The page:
Pennhurst Then and Now

By Kate Jirik, Ph.D., PMPA Board Member

Expert on discrimination history, self-advocate



Human detritus inside the gleaming white walls with the pale green trim.
Incarcerated behind freshly varnished doors with bold black labels.
The dregs of society concealed behind beautiful gardens.
The lost souls seeking connections that were never meant to exist.

Passed through the tortuous schedule without sense or awareness,
Choice having no meaning, no purpose, no point,
Locked down on toilets, not for safety but for control.
Non-existent individuality, only number of activities completed, tallies recorded.

Whoever thought 3,350 inmates constituted a family?
But perhaps that was the point.
Removed from the world where they were deemed to serve no purpose,
Abuse abounded, but authority always championed over humanity.

These worthless bits of humanity, imitators of human beings,
Costing the upright, moral citizens increased tax dollars,
Human value determined by the lowest cost expended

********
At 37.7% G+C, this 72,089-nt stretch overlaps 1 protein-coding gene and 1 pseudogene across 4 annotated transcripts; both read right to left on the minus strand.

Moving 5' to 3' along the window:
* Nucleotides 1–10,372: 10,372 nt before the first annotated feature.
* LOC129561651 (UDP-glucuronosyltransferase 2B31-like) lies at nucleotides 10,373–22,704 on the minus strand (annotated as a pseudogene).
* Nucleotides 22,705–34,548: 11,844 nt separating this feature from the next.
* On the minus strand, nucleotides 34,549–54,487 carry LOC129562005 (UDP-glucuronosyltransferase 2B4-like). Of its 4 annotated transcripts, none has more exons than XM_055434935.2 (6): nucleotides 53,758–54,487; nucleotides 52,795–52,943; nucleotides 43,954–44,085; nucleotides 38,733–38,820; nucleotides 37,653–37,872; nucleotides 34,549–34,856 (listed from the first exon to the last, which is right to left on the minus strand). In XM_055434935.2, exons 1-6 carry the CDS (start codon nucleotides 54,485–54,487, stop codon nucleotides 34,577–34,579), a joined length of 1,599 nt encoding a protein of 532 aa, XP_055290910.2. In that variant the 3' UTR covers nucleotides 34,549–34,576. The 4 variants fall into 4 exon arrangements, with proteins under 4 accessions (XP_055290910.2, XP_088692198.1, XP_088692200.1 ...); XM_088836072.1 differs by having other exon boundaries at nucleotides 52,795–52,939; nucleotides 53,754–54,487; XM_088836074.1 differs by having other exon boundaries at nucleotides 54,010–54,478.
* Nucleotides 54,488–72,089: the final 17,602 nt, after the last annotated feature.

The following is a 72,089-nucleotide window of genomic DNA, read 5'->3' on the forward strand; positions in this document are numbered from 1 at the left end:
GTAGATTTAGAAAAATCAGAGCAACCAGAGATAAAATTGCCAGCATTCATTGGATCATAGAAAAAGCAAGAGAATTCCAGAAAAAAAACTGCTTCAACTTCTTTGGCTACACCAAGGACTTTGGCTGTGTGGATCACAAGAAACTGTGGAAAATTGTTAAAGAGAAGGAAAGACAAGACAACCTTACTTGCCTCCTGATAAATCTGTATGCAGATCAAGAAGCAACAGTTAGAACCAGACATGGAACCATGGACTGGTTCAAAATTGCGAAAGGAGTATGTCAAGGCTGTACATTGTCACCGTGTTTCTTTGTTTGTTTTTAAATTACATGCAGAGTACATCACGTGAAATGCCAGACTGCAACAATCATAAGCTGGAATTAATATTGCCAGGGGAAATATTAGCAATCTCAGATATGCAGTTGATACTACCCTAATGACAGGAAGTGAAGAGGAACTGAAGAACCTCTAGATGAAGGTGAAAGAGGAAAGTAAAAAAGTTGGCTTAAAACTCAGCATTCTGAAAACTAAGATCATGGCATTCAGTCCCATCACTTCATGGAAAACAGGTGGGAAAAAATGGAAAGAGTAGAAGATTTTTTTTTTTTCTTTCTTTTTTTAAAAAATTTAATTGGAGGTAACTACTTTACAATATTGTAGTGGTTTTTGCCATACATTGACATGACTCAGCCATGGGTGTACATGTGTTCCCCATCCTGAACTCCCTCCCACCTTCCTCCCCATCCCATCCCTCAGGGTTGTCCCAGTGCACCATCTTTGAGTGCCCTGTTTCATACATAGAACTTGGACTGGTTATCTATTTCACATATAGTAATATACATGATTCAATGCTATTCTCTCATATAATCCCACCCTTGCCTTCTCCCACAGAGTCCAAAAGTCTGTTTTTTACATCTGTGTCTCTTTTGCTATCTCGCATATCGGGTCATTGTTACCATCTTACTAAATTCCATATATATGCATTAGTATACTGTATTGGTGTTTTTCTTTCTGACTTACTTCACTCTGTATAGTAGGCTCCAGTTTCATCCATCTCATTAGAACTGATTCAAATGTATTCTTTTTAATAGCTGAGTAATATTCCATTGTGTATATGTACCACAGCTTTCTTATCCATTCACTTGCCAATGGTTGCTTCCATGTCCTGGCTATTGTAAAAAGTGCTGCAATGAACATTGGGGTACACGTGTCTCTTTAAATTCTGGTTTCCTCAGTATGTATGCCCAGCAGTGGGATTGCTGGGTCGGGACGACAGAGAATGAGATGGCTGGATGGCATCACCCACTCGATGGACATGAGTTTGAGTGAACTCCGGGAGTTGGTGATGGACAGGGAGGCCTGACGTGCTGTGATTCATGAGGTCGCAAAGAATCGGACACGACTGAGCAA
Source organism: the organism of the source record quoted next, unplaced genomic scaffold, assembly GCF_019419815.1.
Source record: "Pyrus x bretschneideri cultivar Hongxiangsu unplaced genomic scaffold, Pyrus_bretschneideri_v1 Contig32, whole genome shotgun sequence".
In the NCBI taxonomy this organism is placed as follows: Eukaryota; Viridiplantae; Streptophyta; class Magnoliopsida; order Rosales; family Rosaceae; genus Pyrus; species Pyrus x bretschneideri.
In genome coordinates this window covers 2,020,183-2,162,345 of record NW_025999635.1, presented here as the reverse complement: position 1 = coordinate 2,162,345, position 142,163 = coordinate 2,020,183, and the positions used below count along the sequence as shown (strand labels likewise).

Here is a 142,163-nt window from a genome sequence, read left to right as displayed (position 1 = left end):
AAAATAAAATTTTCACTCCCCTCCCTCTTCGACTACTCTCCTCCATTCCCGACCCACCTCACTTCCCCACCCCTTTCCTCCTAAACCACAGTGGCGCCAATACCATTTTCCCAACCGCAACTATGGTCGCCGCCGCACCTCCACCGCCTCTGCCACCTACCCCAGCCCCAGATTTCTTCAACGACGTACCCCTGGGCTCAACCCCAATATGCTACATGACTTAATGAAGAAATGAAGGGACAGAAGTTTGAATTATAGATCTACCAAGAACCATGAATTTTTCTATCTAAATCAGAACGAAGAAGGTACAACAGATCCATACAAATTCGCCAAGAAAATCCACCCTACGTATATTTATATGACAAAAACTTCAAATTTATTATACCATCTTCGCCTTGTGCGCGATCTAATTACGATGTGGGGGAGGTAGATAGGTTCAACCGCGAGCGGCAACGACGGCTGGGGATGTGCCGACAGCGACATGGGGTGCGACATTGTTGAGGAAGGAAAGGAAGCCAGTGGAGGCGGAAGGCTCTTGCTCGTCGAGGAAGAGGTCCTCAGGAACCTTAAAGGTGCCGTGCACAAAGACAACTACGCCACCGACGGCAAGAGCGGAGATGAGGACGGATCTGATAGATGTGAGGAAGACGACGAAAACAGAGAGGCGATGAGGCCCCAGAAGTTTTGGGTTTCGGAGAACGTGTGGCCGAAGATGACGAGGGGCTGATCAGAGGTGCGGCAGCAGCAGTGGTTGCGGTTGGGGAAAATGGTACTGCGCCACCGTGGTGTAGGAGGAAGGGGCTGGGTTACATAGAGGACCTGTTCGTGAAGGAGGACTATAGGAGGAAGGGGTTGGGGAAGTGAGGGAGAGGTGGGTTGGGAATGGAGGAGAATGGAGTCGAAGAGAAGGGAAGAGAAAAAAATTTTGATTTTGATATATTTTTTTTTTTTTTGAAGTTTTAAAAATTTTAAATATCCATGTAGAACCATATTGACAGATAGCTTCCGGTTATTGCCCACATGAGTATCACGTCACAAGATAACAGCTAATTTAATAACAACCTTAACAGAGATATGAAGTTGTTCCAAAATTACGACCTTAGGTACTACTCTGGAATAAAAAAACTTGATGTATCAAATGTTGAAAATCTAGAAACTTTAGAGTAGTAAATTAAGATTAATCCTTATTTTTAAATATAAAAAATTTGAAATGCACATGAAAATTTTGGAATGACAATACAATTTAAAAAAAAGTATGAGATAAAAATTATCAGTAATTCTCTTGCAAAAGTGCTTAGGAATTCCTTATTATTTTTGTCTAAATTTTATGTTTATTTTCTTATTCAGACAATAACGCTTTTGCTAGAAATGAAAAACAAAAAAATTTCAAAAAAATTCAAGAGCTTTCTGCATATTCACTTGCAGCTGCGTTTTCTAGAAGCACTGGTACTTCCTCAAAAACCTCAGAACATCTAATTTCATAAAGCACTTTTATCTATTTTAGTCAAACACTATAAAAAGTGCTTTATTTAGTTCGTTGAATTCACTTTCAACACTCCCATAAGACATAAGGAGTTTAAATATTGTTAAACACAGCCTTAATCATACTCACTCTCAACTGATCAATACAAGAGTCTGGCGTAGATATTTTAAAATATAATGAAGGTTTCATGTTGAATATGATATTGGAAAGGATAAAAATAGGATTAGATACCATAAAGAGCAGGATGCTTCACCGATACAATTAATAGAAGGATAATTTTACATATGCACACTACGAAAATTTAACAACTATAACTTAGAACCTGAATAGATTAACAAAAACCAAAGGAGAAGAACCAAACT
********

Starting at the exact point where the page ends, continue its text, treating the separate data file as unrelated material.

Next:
Denied choice, denied hope, and finally, denied life.


The buildings lie in ruins, waiting for demolition.
The wrecking ball poised to annihilate the structure
Much like the structure annihilated the human beings remanded there.
The debris a fitting monument to the inhumanity perpetrated there.

The people are no longer encased within those walls,
Not inmates any longer, not part of an insensible horde.
But Mary and Jack and Tyrell and Latasha,
They have reclaimed their names, their humanity.

They are no longer sequestered behind fences to keep them in.
They are sons and daughters again, family members.
There are choices, what food to eat, what clothes to wear,
In stark contrast to the regimentation embodied in the now defunct structures.

But the Now demands that the Then be remembered.
The decaying structures symbolizing the desecration of human beings
And their rightful return to the social world.
A history demanding no repetition, no second redemption.